computer
Sweet Bess

It’s been a rough week.

On June 1, Elizabeth Victoria, my computer, suffered an intense bout of internal illness. Luckily, I had time to back up all my data, Sacrifice manuscript included, on a jump drive. Then it was off to Best Buy for a diagnosis. Now, I’m not sure whether you’d call the hard drive the brains or the heart of the machine, but either way, Bess needed a transplant. The logistics and time required verged on the nightmarish (yes, I know, “first world problems.” I’m not complaining, just explaining.) However, Samsung and the Geek Squad came to my rescue, and sweet Bess was back in her accustomed place on my desk as of Tuesday. This did not mean she was back to normal.

I understood that the new hard drive would need to be “restored,” meaning all the files I had on the old hard drive would have to be moved to the new one. BUT, imagine my dismay upon discovering that, when you replace the hard drive, you then have to re-install all the programs. Samsung kindly sent me what they called a recovery disk, but that’s just the operating system. Office? gone. Scrivener? gone. Calibre? Photoshop? Every other program and application I’ve ever added since 2011 when I bought the d*&% thing? GONE. When I found this out, I needed some recovery.

So, Wednesday I spent the day re-installing all my programs except Photoshop, which I’m considering calling a very expensive failed experiment and leaving it at that. The re-installation process required several disks, emails, website visits and a call to Microsoft, where I found myself talking to Rhugu, a very nice Indian fellow with a lovely speaking voice. All except the Microsoft install went fairly smoothly, and Rhugu helped straighten out the product code snafu so that, other than being time consuming, even the Office issue was resolved satisfactorily.

I even managed to get down 1697 words before putting Bess to bed for the night.

Now, I have since realized that my assumptions about the ease with which I would be able to recommence working with Bess were somewhat naive. My geek-minded cousin Michael had the grace not to laugh at me over FB, but I could tell he was hiding a grin.  The thing that truly bothers me though, the thing which gives me the shivers as I sit here merrily typing away, is that, according to cousin Mike, you can’t back up your programs. Just your data. That means (shudder) this could happen AGAIN.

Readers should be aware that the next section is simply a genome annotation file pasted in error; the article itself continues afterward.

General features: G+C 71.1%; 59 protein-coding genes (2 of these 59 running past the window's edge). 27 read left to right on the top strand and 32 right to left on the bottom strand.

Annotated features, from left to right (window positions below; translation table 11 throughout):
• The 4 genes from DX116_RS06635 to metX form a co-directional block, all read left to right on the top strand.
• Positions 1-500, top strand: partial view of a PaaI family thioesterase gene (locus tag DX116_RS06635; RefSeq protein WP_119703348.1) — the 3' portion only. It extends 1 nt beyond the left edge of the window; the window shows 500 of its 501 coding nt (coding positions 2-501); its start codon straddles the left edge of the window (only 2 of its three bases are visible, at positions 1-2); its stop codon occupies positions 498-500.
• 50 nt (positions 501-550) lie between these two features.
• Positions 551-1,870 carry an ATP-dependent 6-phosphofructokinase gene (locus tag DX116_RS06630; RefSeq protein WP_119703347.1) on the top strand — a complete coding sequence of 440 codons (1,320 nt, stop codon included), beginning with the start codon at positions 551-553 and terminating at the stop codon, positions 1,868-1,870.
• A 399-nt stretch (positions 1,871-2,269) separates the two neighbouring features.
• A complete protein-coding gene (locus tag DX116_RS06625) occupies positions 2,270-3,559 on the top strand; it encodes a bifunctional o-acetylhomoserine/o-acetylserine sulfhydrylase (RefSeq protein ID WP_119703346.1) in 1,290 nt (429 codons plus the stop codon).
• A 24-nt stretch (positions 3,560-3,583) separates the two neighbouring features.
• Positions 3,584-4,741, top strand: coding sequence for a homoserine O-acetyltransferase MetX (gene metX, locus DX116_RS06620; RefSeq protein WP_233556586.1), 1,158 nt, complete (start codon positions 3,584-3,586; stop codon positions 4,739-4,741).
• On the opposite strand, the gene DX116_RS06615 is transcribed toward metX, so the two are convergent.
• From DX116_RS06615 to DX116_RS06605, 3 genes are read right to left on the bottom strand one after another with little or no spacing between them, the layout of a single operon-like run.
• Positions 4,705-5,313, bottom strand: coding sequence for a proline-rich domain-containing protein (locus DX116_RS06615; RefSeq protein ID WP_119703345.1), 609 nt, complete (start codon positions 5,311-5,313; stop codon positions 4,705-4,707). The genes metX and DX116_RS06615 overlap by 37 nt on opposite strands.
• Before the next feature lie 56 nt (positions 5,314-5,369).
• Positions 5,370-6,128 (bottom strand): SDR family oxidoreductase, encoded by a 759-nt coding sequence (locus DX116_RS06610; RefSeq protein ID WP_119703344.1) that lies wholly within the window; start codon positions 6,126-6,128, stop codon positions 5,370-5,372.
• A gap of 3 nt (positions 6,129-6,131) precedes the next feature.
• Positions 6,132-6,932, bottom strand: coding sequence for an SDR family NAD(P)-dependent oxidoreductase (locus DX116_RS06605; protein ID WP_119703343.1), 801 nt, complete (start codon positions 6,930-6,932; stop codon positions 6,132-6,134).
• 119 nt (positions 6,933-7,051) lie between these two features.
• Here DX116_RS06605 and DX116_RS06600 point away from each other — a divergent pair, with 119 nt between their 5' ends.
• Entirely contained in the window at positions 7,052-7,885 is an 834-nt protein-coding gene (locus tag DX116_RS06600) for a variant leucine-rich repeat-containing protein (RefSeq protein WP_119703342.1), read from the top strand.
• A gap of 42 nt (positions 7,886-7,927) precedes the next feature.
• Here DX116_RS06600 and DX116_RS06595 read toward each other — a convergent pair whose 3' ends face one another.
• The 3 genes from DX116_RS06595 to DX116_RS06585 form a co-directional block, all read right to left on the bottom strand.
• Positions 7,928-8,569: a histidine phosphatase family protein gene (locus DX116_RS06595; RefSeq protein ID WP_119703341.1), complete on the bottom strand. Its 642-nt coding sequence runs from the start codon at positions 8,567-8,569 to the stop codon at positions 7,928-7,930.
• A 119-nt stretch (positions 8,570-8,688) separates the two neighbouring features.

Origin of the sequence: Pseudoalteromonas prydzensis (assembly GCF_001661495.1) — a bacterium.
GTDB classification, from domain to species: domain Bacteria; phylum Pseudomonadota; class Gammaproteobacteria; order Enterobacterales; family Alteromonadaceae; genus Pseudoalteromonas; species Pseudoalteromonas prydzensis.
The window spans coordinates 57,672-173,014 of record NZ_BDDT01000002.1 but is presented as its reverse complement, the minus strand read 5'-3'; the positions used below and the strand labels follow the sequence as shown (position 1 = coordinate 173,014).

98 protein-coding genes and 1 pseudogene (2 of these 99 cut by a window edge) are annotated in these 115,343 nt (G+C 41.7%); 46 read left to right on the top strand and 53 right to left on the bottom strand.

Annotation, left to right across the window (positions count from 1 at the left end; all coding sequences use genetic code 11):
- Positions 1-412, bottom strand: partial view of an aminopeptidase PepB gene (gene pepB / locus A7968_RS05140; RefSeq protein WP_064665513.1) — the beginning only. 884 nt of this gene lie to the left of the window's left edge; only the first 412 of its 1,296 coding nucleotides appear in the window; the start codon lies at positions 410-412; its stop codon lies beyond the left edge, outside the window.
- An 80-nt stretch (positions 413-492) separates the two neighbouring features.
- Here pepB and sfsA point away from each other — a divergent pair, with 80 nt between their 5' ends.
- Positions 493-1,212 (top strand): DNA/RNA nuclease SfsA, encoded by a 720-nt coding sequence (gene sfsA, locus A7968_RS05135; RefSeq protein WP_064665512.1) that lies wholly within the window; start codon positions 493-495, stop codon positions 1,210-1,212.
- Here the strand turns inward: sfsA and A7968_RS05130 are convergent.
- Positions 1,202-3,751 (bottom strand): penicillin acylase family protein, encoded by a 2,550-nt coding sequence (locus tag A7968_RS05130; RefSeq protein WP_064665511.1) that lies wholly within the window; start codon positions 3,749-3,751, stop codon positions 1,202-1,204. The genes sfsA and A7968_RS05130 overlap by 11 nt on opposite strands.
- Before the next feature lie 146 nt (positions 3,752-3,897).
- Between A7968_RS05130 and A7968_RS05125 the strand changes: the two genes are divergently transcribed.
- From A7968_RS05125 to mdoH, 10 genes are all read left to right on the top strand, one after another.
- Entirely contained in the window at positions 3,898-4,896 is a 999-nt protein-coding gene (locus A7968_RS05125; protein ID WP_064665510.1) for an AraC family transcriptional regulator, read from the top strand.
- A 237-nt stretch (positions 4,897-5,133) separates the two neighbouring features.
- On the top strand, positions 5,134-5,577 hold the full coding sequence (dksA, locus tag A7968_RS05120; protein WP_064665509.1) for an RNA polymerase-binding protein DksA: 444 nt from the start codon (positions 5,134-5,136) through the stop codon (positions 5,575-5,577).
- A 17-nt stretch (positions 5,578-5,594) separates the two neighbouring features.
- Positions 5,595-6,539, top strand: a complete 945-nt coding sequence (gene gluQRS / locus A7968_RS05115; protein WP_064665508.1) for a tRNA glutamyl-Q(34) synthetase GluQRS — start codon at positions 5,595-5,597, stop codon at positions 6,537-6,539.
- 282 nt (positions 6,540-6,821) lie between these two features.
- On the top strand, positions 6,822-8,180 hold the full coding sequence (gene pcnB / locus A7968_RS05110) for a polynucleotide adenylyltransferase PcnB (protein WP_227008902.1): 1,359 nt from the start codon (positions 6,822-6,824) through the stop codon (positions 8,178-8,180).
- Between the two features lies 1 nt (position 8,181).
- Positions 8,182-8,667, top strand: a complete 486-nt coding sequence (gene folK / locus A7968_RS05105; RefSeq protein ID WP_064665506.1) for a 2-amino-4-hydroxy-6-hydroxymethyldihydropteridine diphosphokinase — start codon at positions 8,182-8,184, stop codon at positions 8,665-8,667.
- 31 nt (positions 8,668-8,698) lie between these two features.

So I’ve made some decisions. First, I’m going to back up all my data on a weekly basis. The thought of losing an entire manuscript pretty much scares me spitless. Not a risk I’m willing to take. Second, I’m stashing all my program disks and codes in the Zombie Apocalypse go-bag. ‘Cause ya just never know.

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4 thoughts on “Rough Rag

  1. First of all, I love that you name your. Secondly, I eel your devastation and fear. We only truly understand our dependence on technology when it’s suddenly torn from us. We back up to the Cloud (something I truly do not understand), but I too live in fear of the apocalypse.

    1. Thanks! Yeah, I’m lucky in that it really wasn’t as bad as it could have been, but it did bring home to me how much of my life is tied up in technology. That fact might just be scarier than zombies. 🙂

  2. Thank you for sharing your experience … it invites my pouring a cup of tea and contemplating what might be a good ‘back up’ plan for us … as we embark on new adventures! ((HUGS)) my friend… Glad you and Bess are on the road to recovery! 😉

    1. Hey there! Yes, we are finally back up to speed, printer included. But you know, its an ill wind and all that. I’ve learned some good lessons and, hopefully, if it does happen again, I’ll be better prepared. Have fun on your adventures, and don’t forget to back up! lol

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